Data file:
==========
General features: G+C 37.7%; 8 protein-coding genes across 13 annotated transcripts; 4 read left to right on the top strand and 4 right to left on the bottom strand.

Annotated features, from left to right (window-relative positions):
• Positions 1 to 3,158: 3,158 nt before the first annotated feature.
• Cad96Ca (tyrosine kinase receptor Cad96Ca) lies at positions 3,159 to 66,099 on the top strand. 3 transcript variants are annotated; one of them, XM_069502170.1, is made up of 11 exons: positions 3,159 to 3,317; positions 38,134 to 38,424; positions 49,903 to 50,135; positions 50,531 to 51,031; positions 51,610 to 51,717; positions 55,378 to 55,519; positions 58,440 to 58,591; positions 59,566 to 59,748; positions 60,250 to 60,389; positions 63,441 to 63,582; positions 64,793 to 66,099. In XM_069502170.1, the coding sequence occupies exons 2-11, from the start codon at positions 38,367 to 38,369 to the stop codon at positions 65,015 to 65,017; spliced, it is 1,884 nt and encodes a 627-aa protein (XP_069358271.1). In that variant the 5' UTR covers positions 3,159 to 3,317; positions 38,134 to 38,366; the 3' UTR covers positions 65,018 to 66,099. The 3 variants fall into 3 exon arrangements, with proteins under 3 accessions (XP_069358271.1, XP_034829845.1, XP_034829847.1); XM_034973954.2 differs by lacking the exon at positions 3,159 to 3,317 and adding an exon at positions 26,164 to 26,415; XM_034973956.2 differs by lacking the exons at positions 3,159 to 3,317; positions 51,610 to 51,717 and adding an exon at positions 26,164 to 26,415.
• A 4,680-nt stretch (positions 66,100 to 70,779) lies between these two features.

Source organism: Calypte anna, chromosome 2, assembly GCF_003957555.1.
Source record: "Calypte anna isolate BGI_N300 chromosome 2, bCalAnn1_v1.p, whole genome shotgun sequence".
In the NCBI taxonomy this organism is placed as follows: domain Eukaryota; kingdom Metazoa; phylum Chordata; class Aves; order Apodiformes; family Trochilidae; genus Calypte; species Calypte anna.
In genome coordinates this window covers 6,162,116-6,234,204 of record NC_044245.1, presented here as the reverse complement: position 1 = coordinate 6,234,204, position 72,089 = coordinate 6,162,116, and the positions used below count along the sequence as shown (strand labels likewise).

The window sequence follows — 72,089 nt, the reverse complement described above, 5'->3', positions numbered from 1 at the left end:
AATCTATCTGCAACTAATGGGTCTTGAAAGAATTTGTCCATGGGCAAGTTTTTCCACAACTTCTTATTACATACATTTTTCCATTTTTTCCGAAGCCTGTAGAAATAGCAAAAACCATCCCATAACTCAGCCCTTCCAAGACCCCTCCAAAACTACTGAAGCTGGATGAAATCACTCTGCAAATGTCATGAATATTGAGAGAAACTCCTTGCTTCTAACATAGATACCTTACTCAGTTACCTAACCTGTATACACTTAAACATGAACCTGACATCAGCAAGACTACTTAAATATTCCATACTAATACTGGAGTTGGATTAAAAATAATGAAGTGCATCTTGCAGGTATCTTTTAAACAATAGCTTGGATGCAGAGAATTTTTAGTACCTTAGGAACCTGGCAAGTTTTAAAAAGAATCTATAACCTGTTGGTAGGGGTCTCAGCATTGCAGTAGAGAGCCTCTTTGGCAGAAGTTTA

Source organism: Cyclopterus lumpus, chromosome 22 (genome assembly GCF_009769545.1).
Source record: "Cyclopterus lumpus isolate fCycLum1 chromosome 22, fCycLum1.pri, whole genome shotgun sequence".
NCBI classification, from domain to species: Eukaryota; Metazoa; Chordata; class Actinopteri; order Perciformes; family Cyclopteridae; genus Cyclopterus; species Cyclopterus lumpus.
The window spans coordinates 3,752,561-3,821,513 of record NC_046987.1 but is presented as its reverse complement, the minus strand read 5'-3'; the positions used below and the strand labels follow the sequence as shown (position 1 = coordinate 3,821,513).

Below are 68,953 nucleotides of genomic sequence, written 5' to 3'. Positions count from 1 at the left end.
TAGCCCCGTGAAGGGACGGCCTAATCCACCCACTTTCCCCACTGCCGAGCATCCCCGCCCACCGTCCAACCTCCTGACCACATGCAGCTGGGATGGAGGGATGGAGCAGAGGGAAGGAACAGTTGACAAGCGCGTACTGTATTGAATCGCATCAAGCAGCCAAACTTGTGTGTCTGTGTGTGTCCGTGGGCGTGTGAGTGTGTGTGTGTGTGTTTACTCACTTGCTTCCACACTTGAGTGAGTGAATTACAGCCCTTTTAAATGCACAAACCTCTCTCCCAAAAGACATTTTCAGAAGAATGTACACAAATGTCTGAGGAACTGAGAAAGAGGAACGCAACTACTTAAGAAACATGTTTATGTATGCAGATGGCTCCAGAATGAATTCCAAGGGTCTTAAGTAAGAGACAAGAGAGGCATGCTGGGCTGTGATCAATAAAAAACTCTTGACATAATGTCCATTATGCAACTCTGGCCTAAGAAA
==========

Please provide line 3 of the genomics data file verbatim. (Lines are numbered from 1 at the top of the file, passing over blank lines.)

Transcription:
• Positions 1 to 3,158: 3,158 nt before the first annotated feature.